“………….. I have the pleasure to inform you that the government, on reconsideration of the matter, has decided to sanction an additional grant of ……………….”
“……………. In the light of the above developments, government conveys its inability to accede to ………………..”
(4) Communications of some length or complexity should generally conclude with a summary.
(5) Depending upon the form of communication, the subject should be mentioned in it (including reminders).
(6) The number and date of the last communication in the series, and if this is not from the addressee, his last communication on the subject, should always be referred to. Where it is necessary to refer to more than one communication or a series of communications, this should be done in the margin of the draft.
(7) All drafts put up on a file should bear the file number. When two or more communications are to issue from the same file to the same addressee on the same date, a separate serial number may be inserted before the numeral identifying the year to avoid confusion in reference, e.g., A-1101/5/(I)/2005-Est., A-1101/5(II)/2005-Est.
(8) A draft should clearly specify the enclosures which are to accompany the fair copy. In addition, short oblique lines should be drawn at appropriate places in the margin for ready reference by the typist, the comparers and the despatcher. The number of enclosures should also be indicated at the end of the draft on the bottom left of the page thus- ‘Encl.3’.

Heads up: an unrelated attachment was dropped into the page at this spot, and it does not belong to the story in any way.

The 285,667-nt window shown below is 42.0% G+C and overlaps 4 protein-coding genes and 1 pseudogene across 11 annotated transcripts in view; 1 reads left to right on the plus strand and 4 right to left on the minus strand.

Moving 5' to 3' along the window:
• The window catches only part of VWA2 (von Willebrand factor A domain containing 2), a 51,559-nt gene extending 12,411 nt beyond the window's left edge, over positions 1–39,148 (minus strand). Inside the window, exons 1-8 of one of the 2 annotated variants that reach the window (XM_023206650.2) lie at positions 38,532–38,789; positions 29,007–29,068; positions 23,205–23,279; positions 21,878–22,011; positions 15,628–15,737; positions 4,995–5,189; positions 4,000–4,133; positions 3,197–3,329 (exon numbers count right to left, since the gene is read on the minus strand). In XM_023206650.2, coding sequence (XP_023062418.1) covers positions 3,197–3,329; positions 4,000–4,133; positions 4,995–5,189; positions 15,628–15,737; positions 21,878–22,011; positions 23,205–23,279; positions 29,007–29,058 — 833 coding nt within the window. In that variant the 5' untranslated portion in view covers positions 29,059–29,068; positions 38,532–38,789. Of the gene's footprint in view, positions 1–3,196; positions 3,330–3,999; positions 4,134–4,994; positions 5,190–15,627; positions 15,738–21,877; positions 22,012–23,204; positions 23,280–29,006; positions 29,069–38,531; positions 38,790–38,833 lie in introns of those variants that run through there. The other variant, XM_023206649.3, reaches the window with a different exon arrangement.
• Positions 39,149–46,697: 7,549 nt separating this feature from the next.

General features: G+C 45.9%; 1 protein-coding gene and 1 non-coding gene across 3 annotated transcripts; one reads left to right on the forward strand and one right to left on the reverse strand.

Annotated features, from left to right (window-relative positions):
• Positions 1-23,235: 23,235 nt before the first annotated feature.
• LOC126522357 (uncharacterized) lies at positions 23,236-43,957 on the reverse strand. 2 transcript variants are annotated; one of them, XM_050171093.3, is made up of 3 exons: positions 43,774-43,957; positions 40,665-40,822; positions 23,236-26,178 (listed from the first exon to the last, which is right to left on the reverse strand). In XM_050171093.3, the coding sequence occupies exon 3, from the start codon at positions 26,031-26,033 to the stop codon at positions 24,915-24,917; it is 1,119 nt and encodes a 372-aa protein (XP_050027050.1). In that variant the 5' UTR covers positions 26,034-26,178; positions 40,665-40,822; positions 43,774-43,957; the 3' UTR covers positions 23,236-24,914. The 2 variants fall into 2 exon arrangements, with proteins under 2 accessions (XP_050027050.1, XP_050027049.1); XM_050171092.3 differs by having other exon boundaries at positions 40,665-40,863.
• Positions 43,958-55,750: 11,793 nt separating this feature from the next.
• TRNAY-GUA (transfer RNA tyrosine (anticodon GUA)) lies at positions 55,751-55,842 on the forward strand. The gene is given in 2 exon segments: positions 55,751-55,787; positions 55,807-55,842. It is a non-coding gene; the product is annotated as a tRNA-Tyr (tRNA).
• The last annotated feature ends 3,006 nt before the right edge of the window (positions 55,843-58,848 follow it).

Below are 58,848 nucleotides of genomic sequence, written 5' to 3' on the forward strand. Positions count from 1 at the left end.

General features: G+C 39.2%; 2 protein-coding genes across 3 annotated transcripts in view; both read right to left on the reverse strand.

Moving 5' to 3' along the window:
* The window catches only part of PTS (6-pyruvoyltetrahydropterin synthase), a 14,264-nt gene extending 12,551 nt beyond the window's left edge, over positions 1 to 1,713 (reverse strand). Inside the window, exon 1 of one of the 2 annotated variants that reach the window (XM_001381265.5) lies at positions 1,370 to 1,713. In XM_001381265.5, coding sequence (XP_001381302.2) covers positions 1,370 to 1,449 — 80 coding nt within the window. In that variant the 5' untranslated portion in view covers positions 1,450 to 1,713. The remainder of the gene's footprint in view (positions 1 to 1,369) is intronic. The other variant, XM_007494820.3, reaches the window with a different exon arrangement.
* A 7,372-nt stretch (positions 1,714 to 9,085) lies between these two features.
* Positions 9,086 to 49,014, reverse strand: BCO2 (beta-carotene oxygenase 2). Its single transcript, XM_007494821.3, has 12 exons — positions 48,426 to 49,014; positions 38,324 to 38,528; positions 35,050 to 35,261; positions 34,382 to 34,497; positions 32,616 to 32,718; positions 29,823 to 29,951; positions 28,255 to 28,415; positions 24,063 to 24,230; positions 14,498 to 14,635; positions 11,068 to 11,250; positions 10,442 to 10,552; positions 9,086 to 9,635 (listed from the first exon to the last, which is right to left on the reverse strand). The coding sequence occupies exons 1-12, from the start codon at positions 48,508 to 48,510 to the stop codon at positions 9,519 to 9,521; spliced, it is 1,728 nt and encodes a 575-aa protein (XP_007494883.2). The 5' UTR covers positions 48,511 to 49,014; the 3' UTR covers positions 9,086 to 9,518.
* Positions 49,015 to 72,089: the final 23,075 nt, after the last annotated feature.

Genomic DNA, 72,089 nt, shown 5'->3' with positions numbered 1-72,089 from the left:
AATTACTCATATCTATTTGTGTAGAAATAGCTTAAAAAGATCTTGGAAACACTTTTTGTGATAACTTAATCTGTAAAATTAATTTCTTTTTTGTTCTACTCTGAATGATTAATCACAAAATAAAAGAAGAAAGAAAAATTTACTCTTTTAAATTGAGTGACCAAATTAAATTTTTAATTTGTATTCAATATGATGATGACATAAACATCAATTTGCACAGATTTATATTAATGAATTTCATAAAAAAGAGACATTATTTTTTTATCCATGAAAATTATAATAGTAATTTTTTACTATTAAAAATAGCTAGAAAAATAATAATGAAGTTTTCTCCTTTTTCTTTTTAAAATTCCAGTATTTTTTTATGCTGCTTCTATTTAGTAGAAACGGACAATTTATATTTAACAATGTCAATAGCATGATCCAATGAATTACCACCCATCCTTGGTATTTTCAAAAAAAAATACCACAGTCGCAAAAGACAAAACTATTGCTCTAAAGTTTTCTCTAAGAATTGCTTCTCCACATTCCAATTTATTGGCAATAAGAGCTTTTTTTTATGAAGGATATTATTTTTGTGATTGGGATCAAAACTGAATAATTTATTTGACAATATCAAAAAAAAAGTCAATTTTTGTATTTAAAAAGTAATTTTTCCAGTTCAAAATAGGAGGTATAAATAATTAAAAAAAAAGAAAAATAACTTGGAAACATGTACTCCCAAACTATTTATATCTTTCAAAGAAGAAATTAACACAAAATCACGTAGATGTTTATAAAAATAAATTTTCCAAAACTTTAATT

(9) If copies of an enclosure referred to in the draft are available and are, therefore, not to be typed, an indication to that effect should be given in the margin of the draft below the relevant oblique line.
(10) If the communication to be despatched by post is important (e.g., a notice cancelling a licence or withdrawing an existing facility) or encloses a valuable document (such as an agreement, service book or a cheque) instructions as to whether it should be sent through registered post or speed post or in an insured cover, should be given on the draft by the Superintendent/Section Officer concerned with its issue.
(11) Urgent communication with bulky enclosures to far-flung areas like Andaman & Nicobar Islands should be arranged to be despatched by Air Parcel through Indian Airlines. The addressee should also be advised through wireless to take delivery of the consignment. Instructions to this effect should be given by the Divisional Head / Branch Officer/Section Officer at the time of approval of draft.
(12) The name, designation, telephone number, fax number, and e-mail address of the officer, over whose signature the communication is to issue, should invariably be indicated on the draft.
(13) In writing, or typing a draft, sufficient space should be left on the margin and between successive lines so that additions or interpolation of words may be made, if necessary.
(14) A slip bearing the words ‘Draft for approval’ should be attached to the draft. If two or more drafts are put up on a file, the drafts as well as the slips attached thereto should be marked ‘DFAI’, DFA II’, ‘DFA III’ and so on.
(15) Drafts which are to be issued as ‘Immediate’ or ‘Priority’ should be so marked under the orders of an officer not lower in rank than a Superintendent/Section Officer.